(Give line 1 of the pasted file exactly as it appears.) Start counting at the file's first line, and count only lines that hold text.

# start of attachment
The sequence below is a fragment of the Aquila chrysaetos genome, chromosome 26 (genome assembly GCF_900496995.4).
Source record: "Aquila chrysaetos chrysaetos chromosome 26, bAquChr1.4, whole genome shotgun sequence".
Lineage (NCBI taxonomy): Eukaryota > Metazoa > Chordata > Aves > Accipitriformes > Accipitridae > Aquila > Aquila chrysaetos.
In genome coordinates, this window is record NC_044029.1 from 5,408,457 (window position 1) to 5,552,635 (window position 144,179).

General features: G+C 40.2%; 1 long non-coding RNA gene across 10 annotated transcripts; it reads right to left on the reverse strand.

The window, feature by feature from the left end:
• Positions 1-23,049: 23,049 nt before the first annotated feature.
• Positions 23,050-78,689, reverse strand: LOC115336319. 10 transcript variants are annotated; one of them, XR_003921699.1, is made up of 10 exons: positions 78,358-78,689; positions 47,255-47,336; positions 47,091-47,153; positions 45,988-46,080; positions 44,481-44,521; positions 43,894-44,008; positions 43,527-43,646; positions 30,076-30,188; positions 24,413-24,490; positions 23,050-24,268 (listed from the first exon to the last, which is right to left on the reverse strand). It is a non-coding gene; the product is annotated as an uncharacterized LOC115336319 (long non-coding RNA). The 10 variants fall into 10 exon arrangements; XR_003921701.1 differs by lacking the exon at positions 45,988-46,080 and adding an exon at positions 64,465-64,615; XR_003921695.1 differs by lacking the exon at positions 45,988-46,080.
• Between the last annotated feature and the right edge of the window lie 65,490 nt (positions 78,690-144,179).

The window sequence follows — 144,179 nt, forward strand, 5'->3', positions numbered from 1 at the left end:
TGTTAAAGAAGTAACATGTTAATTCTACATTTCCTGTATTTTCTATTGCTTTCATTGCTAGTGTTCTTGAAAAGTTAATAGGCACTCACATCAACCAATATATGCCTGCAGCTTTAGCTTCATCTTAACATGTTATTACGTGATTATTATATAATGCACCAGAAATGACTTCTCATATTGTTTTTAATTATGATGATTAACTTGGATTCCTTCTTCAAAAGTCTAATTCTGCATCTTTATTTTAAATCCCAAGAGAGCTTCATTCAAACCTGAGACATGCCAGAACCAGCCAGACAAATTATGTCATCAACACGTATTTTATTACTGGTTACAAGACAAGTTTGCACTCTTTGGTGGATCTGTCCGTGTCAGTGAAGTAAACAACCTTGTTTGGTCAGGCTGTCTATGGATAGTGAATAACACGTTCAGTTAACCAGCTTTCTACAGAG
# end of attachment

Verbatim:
The sequence below is a fragment of the Aquila chrysaetos genome, chromosome 26 (genome assembly GCF_900496995.4).